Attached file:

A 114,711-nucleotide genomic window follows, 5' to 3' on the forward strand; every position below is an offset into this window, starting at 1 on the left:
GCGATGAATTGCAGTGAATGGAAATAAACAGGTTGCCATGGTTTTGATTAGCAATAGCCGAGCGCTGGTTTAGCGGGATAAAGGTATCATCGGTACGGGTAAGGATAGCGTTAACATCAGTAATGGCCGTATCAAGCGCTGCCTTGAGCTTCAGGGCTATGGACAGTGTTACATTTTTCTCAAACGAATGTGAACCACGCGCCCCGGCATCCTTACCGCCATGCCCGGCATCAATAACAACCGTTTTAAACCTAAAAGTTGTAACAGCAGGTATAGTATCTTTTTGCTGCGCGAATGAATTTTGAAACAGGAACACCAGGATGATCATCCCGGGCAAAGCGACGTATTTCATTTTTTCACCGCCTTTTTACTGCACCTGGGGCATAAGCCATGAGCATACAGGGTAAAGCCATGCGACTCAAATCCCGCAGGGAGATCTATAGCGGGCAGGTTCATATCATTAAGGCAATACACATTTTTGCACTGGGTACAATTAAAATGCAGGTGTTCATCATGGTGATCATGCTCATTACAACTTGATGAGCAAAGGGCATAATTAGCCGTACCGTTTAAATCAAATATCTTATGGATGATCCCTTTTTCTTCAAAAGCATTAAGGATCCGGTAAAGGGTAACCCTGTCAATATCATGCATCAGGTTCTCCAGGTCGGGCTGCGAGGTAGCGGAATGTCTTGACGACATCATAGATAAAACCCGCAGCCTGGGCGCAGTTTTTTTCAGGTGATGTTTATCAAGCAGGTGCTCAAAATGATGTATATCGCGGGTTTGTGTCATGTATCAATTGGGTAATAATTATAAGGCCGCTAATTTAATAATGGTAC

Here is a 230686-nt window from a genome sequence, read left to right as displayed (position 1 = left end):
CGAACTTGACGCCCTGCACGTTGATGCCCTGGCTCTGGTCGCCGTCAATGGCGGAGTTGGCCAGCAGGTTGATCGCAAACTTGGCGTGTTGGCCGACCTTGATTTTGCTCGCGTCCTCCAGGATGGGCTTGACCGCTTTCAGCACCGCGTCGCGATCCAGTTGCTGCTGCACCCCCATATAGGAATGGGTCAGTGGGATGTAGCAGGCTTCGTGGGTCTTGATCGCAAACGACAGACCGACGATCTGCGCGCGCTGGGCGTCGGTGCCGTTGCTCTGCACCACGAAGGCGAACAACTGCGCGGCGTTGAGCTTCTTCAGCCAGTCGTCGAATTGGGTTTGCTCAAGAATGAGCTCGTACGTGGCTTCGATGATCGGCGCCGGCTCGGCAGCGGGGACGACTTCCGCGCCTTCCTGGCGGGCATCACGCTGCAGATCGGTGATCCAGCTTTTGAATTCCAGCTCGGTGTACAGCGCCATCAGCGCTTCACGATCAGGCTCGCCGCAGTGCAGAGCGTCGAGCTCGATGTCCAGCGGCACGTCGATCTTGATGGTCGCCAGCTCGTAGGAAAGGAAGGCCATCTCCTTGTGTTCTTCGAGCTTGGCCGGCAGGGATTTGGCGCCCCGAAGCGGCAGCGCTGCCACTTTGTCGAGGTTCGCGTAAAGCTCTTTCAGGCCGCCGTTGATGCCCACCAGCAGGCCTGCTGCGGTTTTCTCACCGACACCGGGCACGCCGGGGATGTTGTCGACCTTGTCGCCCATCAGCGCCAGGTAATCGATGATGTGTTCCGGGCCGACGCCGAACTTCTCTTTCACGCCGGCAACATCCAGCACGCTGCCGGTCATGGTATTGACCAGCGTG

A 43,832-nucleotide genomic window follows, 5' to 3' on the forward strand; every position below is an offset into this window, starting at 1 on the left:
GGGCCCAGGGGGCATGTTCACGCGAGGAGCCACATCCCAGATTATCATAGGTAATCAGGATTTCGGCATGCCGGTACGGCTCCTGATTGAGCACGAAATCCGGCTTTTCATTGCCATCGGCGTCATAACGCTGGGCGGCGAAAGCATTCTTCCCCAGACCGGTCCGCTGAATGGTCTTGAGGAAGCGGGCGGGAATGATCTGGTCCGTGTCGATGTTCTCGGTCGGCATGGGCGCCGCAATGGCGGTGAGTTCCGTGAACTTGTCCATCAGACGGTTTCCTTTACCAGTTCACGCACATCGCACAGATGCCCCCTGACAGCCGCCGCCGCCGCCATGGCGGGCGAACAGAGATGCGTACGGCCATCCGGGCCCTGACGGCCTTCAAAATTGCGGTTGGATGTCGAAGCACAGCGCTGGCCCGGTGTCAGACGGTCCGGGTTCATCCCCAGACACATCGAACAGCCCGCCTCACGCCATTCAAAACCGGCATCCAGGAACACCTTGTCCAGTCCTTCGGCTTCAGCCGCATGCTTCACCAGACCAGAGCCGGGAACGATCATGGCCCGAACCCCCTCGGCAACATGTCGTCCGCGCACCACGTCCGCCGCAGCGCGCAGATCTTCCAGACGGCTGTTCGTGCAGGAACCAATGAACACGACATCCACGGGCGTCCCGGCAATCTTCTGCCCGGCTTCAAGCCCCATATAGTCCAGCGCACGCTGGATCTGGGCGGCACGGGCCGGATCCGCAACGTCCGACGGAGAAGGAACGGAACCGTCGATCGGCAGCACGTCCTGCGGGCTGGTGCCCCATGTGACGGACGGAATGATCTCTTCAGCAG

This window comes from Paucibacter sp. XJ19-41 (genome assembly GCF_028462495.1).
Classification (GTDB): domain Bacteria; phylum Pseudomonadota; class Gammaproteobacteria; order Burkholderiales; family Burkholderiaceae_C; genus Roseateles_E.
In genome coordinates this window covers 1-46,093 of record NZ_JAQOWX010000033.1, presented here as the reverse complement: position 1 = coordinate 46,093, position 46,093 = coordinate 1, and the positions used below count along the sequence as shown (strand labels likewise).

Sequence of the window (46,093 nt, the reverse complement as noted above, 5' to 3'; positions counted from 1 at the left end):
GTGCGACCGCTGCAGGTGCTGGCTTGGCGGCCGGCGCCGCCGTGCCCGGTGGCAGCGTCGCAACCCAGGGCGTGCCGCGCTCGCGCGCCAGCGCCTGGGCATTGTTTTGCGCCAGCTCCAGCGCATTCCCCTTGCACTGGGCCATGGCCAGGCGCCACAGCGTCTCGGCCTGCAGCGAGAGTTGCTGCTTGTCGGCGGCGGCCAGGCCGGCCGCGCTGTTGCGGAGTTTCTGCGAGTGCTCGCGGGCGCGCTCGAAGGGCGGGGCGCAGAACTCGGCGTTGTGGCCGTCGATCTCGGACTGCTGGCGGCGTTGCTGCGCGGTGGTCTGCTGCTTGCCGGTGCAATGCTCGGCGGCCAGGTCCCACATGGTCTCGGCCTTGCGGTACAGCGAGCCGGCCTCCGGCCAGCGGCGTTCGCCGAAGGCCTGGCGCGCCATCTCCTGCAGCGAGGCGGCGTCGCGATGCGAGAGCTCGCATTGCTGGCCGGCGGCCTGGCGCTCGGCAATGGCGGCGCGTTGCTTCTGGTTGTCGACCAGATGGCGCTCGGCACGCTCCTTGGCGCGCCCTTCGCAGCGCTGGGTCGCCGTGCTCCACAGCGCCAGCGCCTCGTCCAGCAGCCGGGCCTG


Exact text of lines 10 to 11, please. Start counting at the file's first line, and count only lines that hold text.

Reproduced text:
Sequence of the window (46,093 nt, the reverse complement as noted above, 5' to 3'; positions counted from 1 at the left end):
GTGCGACCGCTGCAGGTGCTGGCTTGGCGGCCGGCGCCGCCGTGCCCGGTGGCAGCGTCGCAACCCAGGGCGTGCCGCGCTCGCGCGCCAGCGCCTGGGCATTGTTTTGCGCCAGCTCCAGCGCATTCCCCTTGCACTGGGCCATGGCCAGGCGCCACAGCGTCTCGGCCTGCAGCGAGAGTTGCTGCTTGTCGGCGGCGGCCAGGCCGGCCGCGCTGTTGCGGAGTTTCTGCGAGTGCTCGCGGGCGCGCTCGAAGGGCGGGGCGCAGAACTCGGCGTTGTGGCCGTCGATCTCGGACTGCTGGCGGCGTTGCTGCGCGGTGGTCTGCTGCTTGCCGGTGCAATGCTCGGCGGCCAGGTCCCACATGGTCTCGGCCTTGCGGTACAGCGAGCCGGCCTCCGGCCAGCGGCGTTCGCCGAAGGCCTGGCGCGCCATCTCCTGCAGCGAGGCGGCGTCGCGATGCGAGAGCTCGCATTGCTGGCCGGCGGCCTGGCGCTCGGCAATGGCGGCGCGTTGCTTCTGGTTGTCGACCAGATGGCGCTCGGCACGCTCCTTGGCGCGCCCTTCGCAGCGCTGGGTCGCCGTGCTCCACAGCGCCAGCGCCTCGTCCAGCAGCCGGGCCTG